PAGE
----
Here’s an excerpt from my last Sunday entry to our internal market log, where I express my assessment (the good, the bad and the ugly) of current general conditions, and further explain what I eluded to in this morning’s video regarding potential stressors that could make the next recession a rather rough one:
BUT FIRST, A NOTE TO CLIENTS: If the last paragraph below re; “options collars” is not familiar to you, you’ve missed several blogs and direct emails from me over the past 2-3 weeks, and you need to click here for my basic presentation on hedging with options. Then, for the nuts and bolts of how it works, click here for Nick’s presentation. Then shoot me an email: We need your authorization to modify your portfolio to get that done.
From PWA Internal Market Log 8/4/19:
“…our macro index just dipped into the red (-2) for the first time since its inception; although there have been back tests (leading up to the two last recessions) that yielded negative scores as well.
Beneath our overall macro score the consumer data remains positive, as does our financial stress subindex. Industrial-related data, commodities, and our financial markets subindex, however, are sending concerning signals.
Our now negative macro read notwithstanding, in my view there remains a window of time where abating trade stresses can reignite corporate animal spirits and avert a near-term recession. Unfortunately, it’ll take a significant equity market selloff to inspire the players to abandon their literally historic protectionist ambitions. And if such a selloff does not occur relatively soon – i.e., before general conditions completely roll over – a mad dash to do trade deals will not be enough to avert what I suspect will be an extremely painful bear market.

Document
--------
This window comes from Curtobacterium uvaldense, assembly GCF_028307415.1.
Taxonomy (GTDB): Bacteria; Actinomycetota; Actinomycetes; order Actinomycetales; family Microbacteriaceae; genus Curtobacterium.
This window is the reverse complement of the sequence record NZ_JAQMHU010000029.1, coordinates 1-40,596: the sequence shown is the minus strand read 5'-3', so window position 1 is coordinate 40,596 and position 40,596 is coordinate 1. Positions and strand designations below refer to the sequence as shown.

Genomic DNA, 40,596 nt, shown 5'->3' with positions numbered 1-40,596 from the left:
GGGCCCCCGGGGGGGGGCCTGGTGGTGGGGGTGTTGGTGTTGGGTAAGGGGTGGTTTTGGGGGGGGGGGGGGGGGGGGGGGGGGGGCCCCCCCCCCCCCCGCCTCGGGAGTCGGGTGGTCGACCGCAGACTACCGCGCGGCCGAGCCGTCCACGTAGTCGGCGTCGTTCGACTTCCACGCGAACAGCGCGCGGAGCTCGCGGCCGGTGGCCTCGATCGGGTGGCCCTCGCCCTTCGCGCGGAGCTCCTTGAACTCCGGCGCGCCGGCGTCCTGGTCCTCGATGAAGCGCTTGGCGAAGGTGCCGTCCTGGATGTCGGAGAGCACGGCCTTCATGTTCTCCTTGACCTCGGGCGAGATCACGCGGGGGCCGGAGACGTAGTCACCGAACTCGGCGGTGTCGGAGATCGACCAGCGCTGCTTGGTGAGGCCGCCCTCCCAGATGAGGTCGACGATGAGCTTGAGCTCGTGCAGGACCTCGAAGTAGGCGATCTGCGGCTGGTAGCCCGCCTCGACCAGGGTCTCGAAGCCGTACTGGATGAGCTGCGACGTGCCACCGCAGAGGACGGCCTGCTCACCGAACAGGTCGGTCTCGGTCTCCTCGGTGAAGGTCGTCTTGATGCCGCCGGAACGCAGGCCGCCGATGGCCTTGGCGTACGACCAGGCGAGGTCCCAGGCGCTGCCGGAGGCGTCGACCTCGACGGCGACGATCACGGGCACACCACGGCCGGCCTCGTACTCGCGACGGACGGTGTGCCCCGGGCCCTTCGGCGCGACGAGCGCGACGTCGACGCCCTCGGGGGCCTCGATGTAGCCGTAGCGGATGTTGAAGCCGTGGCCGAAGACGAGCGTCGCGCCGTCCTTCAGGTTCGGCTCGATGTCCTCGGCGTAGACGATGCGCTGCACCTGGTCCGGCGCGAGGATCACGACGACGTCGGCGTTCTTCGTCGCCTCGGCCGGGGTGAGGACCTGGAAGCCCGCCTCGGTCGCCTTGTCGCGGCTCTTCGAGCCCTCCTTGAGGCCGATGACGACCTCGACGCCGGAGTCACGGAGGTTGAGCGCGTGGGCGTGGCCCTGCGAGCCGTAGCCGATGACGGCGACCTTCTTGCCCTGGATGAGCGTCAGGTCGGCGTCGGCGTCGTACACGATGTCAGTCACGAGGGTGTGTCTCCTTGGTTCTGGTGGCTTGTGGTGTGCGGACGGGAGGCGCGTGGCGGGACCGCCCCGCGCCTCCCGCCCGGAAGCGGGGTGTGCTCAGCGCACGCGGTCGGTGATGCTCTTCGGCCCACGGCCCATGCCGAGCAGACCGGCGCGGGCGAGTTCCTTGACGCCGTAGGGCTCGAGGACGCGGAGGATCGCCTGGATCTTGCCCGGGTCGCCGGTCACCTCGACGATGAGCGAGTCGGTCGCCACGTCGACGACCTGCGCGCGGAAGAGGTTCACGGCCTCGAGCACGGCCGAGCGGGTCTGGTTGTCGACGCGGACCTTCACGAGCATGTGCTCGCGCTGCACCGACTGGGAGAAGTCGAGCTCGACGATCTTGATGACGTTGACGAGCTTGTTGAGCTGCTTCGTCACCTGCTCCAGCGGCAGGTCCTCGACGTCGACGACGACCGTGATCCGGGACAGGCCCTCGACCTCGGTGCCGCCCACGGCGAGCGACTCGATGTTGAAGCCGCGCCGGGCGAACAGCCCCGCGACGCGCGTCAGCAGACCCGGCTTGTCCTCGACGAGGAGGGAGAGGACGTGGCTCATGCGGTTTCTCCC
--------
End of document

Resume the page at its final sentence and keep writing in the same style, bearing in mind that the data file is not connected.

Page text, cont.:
There’s also the distinct possibility that it’s already too late; that I’m wrong in terms of my “window” metaphor. I.e., there’s not much underpinning the current expansion beyond the consumer and the Fed; a steep correction could indeed tip the economy into recession if it sends the consumer into hiding.
As for the next recession:
The concerning corporate debt picture – in terms of level (record) and the credit tranche where much of it sits (BBB: Which will spark huge disruptions as portfolios and funds mandated to hold only investment grade debt unload [BBB is the lowest investment grade rating] when the economic slowdown forces credit downgrades) – government debt levels, low tax revenues due to recent tax cuts (making fiscal stimulus a challenge) and the fact that the Fed is grossly ill-equipped at this juncture, strongly suggests that the next recession, be it within the next year or further out, will morph into something deeper and longer than the norm.
As for our investment posture:
For the time being we’ll maintain our present sector weightings and apply 6-month options collars to client portfolios. Where we go thereafter of course depends on developments along the way…”